Yesterday’s NSW state budget has forecast an easing in residential transfer duty growth, having grown an estimated 20 per cent in the current financial year.
Helping to notch up a record $2.1 billion surplus was soaring stamp duty revenues from the booming Sydney property market, which contributed an additional $1.2 billion to what was forecast in December’s half-yearly review.
However the government is banking on revenue growth to nearly halve in 2015/2016 to 11.8 per cent. That is down from an estimated 20 per cent in the current financial year, and well below the peak of 2013/2014, when these tax revenues surged ahead by 39 per cent.
Budget papers note that the recent moves by APRA to restrict investor lending growth are expected to impact future tax revenues, although continued strong population growth from oversees and workers returning from the once booming mining states is expected to temper any slowdown.
Malcolm Gunning, president of the Real Estate Institute of NSW, was “disappointed” with the Budget, arguing that with a record $7.29 billion in stamp duty taxes paid into its coffers, the government could afford to be more generous to property buyers, particularly first-timers.
“The NSW government has also chosen to ignore the stamp duty bracket creep, which adds thousands of dollars to property transactions, and is misguided in its view that a reduction in stamp duty rates, left untouched in 30 years, would fuel the affordability crisis that is currently being faced in Sydney,” Mr Gunning said.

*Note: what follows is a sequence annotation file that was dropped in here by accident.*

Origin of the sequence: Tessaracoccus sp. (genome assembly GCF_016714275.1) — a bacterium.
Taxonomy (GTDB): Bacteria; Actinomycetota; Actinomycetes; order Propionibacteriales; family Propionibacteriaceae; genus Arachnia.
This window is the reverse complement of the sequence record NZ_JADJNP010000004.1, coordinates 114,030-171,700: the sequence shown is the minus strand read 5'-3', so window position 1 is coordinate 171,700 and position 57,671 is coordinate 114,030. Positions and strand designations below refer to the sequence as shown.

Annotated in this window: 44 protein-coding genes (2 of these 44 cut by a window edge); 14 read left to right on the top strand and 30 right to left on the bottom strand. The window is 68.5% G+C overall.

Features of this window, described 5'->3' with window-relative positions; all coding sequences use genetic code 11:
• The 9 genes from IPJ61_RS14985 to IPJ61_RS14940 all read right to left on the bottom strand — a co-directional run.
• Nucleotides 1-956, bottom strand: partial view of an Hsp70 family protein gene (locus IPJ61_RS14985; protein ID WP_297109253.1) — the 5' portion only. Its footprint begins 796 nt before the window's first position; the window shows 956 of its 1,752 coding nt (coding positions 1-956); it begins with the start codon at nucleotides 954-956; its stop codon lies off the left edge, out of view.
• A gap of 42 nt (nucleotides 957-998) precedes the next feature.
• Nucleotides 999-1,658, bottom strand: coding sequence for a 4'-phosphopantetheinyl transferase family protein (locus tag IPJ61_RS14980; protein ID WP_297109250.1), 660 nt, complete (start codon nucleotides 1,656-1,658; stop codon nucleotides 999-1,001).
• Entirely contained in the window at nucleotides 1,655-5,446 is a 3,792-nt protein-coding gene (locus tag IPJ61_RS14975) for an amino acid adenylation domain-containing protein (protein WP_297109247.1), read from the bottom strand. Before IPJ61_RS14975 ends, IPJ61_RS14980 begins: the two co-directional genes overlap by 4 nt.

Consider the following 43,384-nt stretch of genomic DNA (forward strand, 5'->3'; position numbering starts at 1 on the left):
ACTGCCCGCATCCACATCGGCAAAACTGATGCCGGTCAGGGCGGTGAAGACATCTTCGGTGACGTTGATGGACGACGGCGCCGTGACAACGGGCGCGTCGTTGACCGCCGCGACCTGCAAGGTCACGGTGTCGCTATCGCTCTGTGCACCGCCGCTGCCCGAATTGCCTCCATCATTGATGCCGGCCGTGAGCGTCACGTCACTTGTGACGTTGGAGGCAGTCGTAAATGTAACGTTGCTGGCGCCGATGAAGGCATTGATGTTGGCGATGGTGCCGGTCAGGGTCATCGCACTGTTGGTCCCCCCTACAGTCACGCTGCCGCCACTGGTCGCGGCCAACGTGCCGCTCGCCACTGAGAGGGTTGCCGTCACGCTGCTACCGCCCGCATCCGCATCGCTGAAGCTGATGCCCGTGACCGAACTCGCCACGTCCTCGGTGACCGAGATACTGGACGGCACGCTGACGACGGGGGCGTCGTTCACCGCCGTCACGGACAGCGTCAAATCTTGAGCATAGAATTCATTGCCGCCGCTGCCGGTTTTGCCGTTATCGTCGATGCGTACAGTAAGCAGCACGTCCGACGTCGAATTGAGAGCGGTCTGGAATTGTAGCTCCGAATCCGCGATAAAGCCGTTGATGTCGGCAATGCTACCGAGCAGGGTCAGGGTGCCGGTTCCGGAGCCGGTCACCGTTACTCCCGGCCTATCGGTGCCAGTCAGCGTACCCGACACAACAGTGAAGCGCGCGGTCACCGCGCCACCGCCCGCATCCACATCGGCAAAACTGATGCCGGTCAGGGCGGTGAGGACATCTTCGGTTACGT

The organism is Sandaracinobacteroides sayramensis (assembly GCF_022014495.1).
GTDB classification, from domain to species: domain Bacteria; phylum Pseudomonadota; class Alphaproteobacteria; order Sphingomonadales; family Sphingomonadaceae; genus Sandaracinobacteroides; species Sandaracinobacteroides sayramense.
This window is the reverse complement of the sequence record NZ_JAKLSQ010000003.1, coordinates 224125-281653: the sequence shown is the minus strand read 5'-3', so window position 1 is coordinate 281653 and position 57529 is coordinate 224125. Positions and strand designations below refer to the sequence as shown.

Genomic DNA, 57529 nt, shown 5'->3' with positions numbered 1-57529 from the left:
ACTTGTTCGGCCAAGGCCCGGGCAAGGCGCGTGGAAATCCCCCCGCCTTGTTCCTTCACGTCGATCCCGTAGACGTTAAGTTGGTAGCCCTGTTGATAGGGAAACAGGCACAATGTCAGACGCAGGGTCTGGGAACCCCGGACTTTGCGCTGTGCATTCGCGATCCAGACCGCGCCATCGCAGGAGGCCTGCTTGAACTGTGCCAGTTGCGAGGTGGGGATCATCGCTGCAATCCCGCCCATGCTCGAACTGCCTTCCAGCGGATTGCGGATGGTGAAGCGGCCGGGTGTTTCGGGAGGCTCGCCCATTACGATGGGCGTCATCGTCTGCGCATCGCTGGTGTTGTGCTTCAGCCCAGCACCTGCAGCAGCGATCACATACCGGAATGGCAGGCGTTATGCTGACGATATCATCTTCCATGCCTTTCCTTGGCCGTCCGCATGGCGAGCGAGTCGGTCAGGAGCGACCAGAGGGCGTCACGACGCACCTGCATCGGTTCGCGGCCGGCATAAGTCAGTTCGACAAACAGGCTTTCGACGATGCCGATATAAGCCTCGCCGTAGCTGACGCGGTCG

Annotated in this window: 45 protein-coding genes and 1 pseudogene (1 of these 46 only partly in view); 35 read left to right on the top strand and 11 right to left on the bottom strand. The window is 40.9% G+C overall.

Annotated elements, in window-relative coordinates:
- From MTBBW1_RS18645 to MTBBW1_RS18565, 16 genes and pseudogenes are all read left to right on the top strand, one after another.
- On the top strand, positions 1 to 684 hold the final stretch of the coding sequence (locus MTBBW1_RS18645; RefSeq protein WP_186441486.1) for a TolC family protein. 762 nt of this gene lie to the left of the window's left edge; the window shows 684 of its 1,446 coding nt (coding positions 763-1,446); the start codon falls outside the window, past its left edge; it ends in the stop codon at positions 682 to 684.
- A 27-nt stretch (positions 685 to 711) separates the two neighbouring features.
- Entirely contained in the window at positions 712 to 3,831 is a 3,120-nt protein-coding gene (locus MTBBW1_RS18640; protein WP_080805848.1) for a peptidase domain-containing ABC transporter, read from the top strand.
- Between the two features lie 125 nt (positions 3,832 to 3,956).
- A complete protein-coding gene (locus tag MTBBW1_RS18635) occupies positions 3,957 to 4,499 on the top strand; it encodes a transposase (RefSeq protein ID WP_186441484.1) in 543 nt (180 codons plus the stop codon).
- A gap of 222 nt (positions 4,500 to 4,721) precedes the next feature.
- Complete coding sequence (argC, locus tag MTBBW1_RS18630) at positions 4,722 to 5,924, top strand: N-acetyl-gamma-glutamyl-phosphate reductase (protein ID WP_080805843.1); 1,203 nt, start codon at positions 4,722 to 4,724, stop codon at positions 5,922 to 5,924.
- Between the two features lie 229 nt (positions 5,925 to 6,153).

Instead, NSW Treasurer Gladys Berejiklian plans to inject an additional $400 million into the Housing Acceleration Fund, taking the bulk of its $641 million funding allocation for social and affordable housing projects across the state.
The government continues to point to a chronic housing shortage in Australia’s most populous state, pointing to the need for an additional 664,000 dwellings in greater Sydney alone by 2031.
Smaller broking firms and sole operators may however benefit from a new $2,000 grant for small businesses as part of a cash splash to boost jobs growth.
A new Small Business Employment Incentive Scheme was announced as part of the budget, which will see small businesses that don’t pay payroll tax become eligible for a grant of up to $2,000 for each new employee they take on.
The measure will take effect from the new financial year on 1 July and continue through to the 2018/2019 financial year, at a total cost of $27 million.
[Related: Govt cashes in on 'surging stamp duty']
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